A final ruling on Dogwood Corners LLC’s solar installation is due by March 8

A final ruling on Dogwood Corners LLC’s solar installation is due by March 8

Parties interested in the planned, but not yet approved, project Dogwood Corners LLC descended on Frankfort last Wednesday for the long-awaited hearing on the Merchant Plant application with the Kentucky Public Service Commission — either to offer final support or opposition to the proposed energy site in Christian County.

At stake: completion of a 670-acre solar installation that would generate more than 125 megawatts of electricity for the Tennessee Valley Authority and other interested power brokers. And harmony in a society that seems, for the most part, less than enthusiastic about its potential arrival.

With all post-hearing briefs focused on the legal aspects and hearing evidence due by February 23, the Siting Board will begin considering the case on February 24. A ruling must be made by the end of the statutory 180-day mark for final project submission, which is March 8.

The event was attended by a large group from Christian County, including Heather Cook, Crystal Kirkman, Brian Burkhead, Wayne Hunt, Judge-Executive Jerry Gilliam, 8th District Judge John Bruce, and Senator Whitney Westerfield.

Cook emphatically and emotionally asked the site’s board to “please reject the plan,” noting that she had considered selling her property outright if it succeeded — but knowing she would have to disclose the project’s arrival, depressing property values.

Kirkman cited peer-reviewed research from the University of Rhode Island and the University of Texas, suggesting that citizens need to be “smarter about locating solar installations,” and that they should be in “less densely populated areas.”

Furthermore, Kirkman also pointed to the PSC in Madison County, Indiana, where more protections allow commercial solar ownership — but with community safeguards.

Burkhead turned to 10 theses, written by Citizens for Responsible Solar Energy, on why industrial solar energy is “unsuitable for agricultural and rural communities.”

These new key points have been proven:
* Any project offering land for productive agriculture must be rejected by councils and bodies.
* That the land will be forever destroyed by grading, piling and trenching during construction, and that it will take years, and perhaps never, for the property to be restored to its tillable condition.
* Solar energy projects destroy wildlife habitats.
*This solar energy is inefficient compared to the land it consumes.
*Solar energy projects should not be placed near wetlands, rivers, and streams, and should not prevent the preservation of historical sites.

After a public meeting with Oriden and Mitsubishi representatives at New Barren Springs Church, Burkhead said he confirmed to officials the location of five natural springs in the vicinity of the building, and just last week he was reminded by an unnamed community member of a large Indian camp and the possibility of a burial nearby. Proposed location.

Burkhead also believes that the only acceptable public comments “for” or “against” the proposal should come from those who live in the community, or pay property taxes in Christian County, and those who would be affected, or have already signed agreements, should be more involved in Litigation process.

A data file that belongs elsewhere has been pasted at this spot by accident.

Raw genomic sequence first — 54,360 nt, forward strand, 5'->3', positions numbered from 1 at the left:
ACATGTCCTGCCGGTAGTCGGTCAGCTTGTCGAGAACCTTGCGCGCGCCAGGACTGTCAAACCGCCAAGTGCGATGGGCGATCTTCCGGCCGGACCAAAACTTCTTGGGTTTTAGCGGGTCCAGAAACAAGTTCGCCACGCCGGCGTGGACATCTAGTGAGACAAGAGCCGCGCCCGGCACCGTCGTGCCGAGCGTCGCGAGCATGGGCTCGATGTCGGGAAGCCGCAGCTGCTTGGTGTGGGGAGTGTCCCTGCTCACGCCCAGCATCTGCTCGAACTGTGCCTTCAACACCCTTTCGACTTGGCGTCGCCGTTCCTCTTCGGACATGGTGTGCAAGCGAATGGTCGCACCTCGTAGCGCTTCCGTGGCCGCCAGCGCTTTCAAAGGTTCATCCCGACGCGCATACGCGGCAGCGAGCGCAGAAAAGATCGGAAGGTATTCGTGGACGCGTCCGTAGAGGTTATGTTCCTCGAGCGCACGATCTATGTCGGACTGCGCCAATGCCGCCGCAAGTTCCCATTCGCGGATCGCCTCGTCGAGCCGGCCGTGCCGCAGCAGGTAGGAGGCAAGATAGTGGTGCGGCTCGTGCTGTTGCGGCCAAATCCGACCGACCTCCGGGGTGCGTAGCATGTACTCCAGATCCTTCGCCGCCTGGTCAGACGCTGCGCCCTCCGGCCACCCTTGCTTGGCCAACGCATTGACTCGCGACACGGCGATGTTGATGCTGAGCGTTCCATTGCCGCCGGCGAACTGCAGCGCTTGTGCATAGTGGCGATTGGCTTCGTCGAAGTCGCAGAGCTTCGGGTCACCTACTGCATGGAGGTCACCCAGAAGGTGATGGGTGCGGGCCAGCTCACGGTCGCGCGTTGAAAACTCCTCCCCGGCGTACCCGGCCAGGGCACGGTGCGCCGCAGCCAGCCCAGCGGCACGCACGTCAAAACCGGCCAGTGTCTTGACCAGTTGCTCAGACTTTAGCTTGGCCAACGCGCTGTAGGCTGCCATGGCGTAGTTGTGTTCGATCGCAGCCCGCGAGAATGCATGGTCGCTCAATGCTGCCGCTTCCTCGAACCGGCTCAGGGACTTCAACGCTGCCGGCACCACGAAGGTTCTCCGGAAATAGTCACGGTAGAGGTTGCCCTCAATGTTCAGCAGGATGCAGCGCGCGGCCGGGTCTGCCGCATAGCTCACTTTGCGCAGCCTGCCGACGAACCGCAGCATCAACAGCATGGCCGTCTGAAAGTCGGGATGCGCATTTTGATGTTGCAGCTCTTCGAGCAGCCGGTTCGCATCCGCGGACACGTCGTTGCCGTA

Gilliam told commission Chairman Kent Chandler that the passage of the original and amended solar ordinance was intended to “protect citizens…from what looks like a bombardment of outsiders coming in, soliciting land for solar.”

If approved, construction would begin somewhere in the 2026-2027 window, and peak construction would last 12 to 18 months, Oriden lead representative Megan Stahl testified.

She also provided an in-depth timeline of the project, which she said actually began with Christian County officials and landowners in 2019. According to her and Oriden, that included participating landowners and neighbors, and in 2020 a meeting with the Christian County Planning Department took place. From 2020 to 2021, there was ongoing communication with landowners in the area, as well as other participating landowners and neighbors.

In February 2022, Stahl added, there was a Christian County Fiscal Court Budget Committee meeting, and June 2022 coalesced into a meeting with more county executives and landowners — and that parlayed the project and industrial revenue bonds into acceptance from the governing body on June 14. 2022.

Two public meetings were then held in Christian County: September 2022 and August 2023. These moments were used for community feedback, discussion by experts and consultants and an open house, she said. Stahl herself attended three Fiscal Court meetings in November 2022, as well as numerous in-person and digital conversations with the District Attorney’s Office, Westerfield and the interested public.

Stahl also confirmed that the direct owners of the project were Oriden and Steel City Energy, but they often had to refer questions from the PSC to project manager Seth Wilmore, which sparked some anger.

According to sources, more than 60 homes are affected by this project.

The full hearing can be found here: https://www.youtube.com/watch?v=DCvK5EGC6KE&t=16s

Steel City Energy: scconserve.com
Source: oridenpower.com

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